Sincere apologies to anybody who was waiting to buy the paperback. Trust me, you’re not half as disappointed as I am.

In good news, however, I’ve been delighted with the response to advance review copies and hope to announce some fun Wordfoolery events here soon, including my first ever podcast appearance!

Until next time happy reading, writing, and wordfooling,

Grace (@Wordfoolery)

p.s. this post contains affiliate links which make a small payment to the blog if you choose to purchase through them. #CommissionsEarned. Alternatively, you can use my digital tip jar.

Over a Barrel

Hello,

With only one week left of pre-ordering on my new book “Words The Sea Gave Us” I’m getting excited about launch day (13th July). This week’s word is the phrase “over a barrel” and it’s a nautical phrase with two possible shipboard roots.

Over a Barrel {extract from “Words The Sea Gave Us” by Grace Tierney, copyright 2020}

To have somebody over a barrel is to have the upper hand as they are rendered helpless.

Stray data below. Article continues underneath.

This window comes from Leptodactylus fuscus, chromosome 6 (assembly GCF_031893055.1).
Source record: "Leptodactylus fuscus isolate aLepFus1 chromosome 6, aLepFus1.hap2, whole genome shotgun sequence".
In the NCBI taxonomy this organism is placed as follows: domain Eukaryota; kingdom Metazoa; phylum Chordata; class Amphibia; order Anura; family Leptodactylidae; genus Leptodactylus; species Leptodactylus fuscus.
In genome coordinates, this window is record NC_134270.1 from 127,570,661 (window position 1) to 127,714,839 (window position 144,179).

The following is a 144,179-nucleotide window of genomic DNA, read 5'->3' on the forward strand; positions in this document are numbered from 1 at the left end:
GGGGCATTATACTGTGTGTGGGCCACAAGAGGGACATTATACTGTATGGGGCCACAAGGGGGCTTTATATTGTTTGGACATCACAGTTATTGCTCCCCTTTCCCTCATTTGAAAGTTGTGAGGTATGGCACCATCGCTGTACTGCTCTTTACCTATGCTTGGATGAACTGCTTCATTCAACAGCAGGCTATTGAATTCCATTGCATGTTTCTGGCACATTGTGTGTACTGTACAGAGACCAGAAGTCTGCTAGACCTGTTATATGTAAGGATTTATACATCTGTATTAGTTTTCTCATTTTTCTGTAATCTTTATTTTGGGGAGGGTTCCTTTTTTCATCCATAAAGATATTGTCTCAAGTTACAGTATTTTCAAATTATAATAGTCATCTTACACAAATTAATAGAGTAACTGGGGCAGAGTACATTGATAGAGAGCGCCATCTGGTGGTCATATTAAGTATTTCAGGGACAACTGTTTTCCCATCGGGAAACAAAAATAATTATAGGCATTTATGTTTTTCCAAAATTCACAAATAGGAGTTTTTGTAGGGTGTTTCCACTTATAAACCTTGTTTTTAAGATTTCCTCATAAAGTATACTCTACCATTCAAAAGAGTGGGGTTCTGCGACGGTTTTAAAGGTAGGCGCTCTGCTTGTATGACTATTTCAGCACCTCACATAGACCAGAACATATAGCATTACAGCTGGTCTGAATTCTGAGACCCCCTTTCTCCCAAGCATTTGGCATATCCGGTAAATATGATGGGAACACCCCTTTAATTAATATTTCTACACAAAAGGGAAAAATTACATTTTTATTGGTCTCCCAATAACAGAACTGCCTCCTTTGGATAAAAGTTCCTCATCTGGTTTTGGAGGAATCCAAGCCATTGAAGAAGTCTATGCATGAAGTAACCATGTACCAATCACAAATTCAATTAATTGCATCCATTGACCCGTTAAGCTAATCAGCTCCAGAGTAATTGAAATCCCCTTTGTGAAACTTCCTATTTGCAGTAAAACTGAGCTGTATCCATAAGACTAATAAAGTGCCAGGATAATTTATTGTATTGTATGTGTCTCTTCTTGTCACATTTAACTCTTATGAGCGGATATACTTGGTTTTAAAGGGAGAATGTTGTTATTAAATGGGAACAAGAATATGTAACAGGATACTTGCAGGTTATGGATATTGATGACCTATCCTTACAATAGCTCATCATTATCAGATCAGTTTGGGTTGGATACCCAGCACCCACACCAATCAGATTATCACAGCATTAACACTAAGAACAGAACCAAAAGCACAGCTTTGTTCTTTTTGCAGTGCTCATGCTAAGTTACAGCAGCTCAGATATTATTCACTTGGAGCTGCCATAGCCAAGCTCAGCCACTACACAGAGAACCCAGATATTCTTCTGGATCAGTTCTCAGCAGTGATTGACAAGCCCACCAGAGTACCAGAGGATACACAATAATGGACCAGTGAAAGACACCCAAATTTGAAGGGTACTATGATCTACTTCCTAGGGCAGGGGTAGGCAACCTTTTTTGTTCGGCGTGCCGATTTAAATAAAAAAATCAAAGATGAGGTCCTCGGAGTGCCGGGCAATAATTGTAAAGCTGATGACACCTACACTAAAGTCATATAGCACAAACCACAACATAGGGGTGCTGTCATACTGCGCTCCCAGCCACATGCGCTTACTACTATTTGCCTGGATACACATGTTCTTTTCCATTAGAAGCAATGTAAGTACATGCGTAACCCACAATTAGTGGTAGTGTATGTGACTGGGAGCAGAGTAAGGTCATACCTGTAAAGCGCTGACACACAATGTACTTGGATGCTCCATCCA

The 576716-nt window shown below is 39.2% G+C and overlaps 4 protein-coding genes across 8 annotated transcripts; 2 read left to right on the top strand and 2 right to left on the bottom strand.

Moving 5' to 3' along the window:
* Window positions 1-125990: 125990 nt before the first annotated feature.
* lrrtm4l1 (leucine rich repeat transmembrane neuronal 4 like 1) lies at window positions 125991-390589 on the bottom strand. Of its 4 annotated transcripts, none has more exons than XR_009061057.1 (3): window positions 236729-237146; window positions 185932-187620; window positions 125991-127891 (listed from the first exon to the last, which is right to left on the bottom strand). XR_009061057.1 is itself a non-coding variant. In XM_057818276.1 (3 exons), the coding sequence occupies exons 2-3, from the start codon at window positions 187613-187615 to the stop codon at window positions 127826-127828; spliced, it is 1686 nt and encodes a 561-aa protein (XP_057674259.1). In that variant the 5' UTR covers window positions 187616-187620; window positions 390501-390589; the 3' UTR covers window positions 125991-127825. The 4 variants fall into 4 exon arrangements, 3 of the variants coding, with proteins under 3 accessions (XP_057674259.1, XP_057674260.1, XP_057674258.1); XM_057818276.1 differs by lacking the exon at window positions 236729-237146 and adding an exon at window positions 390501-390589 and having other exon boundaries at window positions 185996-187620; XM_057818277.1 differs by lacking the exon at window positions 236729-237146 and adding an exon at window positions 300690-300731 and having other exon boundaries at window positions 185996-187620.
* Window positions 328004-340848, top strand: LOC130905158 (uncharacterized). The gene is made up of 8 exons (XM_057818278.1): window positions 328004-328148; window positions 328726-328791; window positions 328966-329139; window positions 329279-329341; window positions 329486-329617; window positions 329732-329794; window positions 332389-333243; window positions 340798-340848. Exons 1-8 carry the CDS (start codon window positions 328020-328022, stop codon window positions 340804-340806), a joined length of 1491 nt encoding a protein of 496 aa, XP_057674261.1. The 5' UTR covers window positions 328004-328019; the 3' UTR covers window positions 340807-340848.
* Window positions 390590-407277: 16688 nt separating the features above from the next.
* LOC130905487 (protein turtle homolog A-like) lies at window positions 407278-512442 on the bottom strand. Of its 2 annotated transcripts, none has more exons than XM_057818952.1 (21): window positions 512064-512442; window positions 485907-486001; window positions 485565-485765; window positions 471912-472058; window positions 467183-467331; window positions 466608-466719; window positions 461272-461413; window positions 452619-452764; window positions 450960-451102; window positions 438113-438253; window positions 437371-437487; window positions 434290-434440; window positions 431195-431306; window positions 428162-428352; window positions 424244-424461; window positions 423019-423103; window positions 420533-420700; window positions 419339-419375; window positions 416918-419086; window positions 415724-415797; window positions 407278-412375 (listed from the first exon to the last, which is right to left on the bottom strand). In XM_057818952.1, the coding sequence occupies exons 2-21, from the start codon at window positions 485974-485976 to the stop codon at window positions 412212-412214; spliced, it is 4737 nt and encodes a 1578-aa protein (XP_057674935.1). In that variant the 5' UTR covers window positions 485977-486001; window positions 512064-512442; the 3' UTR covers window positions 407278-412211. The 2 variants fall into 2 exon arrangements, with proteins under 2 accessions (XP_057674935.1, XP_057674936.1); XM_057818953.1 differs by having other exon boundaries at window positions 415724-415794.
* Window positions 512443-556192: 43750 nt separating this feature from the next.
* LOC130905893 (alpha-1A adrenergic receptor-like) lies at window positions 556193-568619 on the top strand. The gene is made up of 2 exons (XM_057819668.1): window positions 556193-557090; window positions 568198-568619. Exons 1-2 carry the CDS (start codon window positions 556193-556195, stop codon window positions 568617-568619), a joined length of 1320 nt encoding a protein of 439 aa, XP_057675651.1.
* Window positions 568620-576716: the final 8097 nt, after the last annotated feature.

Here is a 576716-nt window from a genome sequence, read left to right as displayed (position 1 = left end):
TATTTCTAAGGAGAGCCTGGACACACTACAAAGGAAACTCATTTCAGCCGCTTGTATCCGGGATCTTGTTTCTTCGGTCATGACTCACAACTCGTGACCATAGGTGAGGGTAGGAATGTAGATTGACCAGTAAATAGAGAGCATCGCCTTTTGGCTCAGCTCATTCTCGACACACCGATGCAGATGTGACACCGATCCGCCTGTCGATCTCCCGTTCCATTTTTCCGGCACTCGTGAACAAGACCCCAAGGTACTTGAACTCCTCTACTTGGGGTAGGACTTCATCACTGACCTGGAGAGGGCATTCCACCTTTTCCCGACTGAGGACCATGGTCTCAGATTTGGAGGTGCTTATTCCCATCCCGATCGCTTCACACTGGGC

There are two excellent reasons to put somebody over a barrel in a seafaring context. Either could be the source of this phrase which only entered printed English in 1938, but may have been around earlier.

The first option is to stretch a naughty sailor over the barrel before bringing out the cat o’ nine tails (see the Tight Ship chapter).

The second, more likely and equally helpless option, is the common method of reviving somebody who’d nearly drowned. The unfortunate soul was placed face down over the barrel which was then rolled back and forth vigorously to drain the seawater from their lungs and hopefully jolt them back into breathing. It’s unknown how often the over the barrel idea succeeded.

Barrel, despite being a very common item for centuries, has unknown origins. It was present by the 1300s in several European languages in various spellings, but the source hasn’t been found although barriclus in Medieval Latin is a good candidate.

Until next time happy reading, writing, and wordfooling,

Grace (@Wordfoolery)

p.s. this post contains affiliate links which make a small payment to the blog if you choose to purchase through them. #CommissionsEarned. Alternatively, you can use my digital tip jar.

Cover Reveal of “Words The Sea Gave Us”

Hello,